Marijuana Business Conference Commercial Pulled from TV Station in Pot-Friendly Portland


Well, that didn’t take long. After news hit that a commercial for the Oregon Medical Marijuana Business Conference (OMMBC) was going to be the first ever marijuana commercial aired during the network news in Portland, Oregon, ABC affiliate KATU decided to flip-flop and prohibit the ad. A KATU Senior Account Executive emailed OMMBC producer Alex Rogers at 10:20am Tuesday morning, stating that the ad was good to go. At 1:59pm, Rogers got another email from the executive, stating, “Loved your press release, very cool being part of history. Bring it on!!!” Unfortunately, higher ups in the network weren’t as excited about being on the right side of history.

“At 3:45pm, my ad rep called me in a frantic state, saying that ‘something was going on’ and that ‘General Manager John Tamerlano needed to speak with me as soon as possible,'” Rogers told me. “I ended up speaking with Mr. Tamerlano about 30 minutes later and he told me that he had ‘no problem with the ad for the conference’ and that he was ‘happy to OK it’ but since the ad was getting media attention as the “first marijuana commercial” on Portland network news, he was ‘going to pull it.'”

The Willamette Week reported:

“After further review, we have decided to step back,” said Tamerlano. “We don’t accept advertising for marijuana.”
Tamerlano clarified that network officials were aware of the content of the ad when they agreed to air it, but decided that it was acceptable strictly as a business commercial. When it became clear earlier today that other media sources were reporting it as the first-ever marijuana commercial, KATU reversed course.
When asked why KATU continues to reject marijuana ads despite legalization in Oregon, Tamerlano said the law was changed very recently, and cited the continuing prohibition of marijuana at the federal level.

It is a shame that they shied away from the ad. While marijuana does remain illegal under federal law, the OMMBC doesn’t sell marijuana or even promote the use of marijuana, it merely informs people about local, state and federal law. In fact, the OMMBC actually helps the federal government’s priorities listed in its Cole Memo, as it helps provide guidance for cannabis industry entrepreneurs and those thinking of joining the industry, in how they can stay within the state-regulated system and the federal tax code.

Pulling the commercial off of the airwaves, while KATU airs commercials for beer, vodka and pharmaceutical drugs with horrible potential side effects, further demonstrates the second-class citizenship of the cannabis community. We won an important victory with the passage of Measure 91, but there is clearly more work to be done to change our culture and our laws, demonstrating just how important events that help professionalize and organize the cannabis industry, like the OMMBC, are important for our cause. KATU probably created more buzz about the conference (which I help organize) by pulling the ad, than if the station would have just aired it, so get your tickets while you can.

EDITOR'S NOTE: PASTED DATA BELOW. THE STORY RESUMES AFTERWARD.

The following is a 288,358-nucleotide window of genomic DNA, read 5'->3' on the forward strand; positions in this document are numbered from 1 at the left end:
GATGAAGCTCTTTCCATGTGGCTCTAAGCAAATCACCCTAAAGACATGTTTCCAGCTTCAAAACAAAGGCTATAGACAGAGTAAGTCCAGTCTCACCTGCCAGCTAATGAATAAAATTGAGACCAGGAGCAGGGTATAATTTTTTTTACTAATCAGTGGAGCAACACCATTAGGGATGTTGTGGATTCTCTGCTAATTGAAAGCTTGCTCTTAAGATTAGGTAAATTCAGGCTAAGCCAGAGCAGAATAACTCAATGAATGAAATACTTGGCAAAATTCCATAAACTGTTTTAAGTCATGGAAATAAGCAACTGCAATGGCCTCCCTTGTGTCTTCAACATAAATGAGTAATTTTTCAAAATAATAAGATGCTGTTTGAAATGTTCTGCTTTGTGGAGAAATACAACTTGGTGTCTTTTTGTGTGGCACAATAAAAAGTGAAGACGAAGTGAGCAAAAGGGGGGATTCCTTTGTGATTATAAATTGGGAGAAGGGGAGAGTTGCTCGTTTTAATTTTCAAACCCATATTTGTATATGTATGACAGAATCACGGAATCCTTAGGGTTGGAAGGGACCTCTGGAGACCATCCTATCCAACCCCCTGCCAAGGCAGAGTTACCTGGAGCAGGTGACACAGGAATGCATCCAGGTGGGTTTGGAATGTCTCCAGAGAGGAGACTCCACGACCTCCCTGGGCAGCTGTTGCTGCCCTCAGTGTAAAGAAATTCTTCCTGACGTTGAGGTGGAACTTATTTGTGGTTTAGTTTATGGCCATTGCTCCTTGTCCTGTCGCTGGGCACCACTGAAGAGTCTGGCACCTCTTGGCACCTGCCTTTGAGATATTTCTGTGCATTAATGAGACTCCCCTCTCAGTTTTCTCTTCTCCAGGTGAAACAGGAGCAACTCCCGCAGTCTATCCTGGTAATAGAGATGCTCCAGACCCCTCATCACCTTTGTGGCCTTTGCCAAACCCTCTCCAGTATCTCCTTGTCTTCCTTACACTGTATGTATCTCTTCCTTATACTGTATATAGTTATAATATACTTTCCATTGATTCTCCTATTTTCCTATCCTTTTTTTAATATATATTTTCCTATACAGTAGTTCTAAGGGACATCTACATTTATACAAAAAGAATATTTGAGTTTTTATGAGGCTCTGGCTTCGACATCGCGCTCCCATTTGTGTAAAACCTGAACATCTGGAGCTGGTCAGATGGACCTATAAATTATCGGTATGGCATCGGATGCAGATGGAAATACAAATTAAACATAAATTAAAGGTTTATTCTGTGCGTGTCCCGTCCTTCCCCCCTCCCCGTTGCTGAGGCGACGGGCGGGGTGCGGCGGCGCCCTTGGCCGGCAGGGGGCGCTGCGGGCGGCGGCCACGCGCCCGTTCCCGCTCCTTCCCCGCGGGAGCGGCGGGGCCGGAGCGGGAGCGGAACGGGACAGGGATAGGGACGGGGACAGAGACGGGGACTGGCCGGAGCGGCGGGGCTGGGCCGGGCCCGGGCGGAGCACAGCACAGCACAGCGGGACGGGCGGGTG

The cannabis conference commercial too controversial for Portland’s KATU:


Anthony Johnson

Anthony, a longtime cannabis law reform advocate, was Chief Petitioner and co-author of Measure 91, Oregon's cannabis legalization effort. He served as director of both the New Approach Oregon and Vote Yes on 91 PACs, the political action committees responsible for the state's legalization campaign. As director of New Approach Oregon, Anthony continues to work towards effectively implementing the cannabis legalization system while protecting small business owners and the rights of patients. He sits on the Oregon Marijuana Rules Advisory Committee and fights for sensible rules at the legislature as well as city councils and county commissions across the state. Anthony helps cannabis business comply with Oregon's laws and advises advocates across the country. He also serves as content director of both the International Cannabis Business Conference and the Oregon Marijuana Business Conference, helping share the vision of moving the cannabis industry forward in a way that maintains the focus on keeping people out of prison and protecting patients. He was a member of the Oregon Health Authority Rules Advisory Committee, assisting the drafting of the administrative rules governing Oregon’s state-licensed medical marijuana facilities. He first co-authored and helped pass successful marijuana law reform measures while a law student at the University of Missouri-Columbia School of Law. He passed the Oregon Bar in 2005 and practiced criminal defense for two years before transitioning to working full-time in the political advocacy realm. His blogs on Marijuana Politics are personal in nature and don't speak for or reflect the opinions of any group or organization.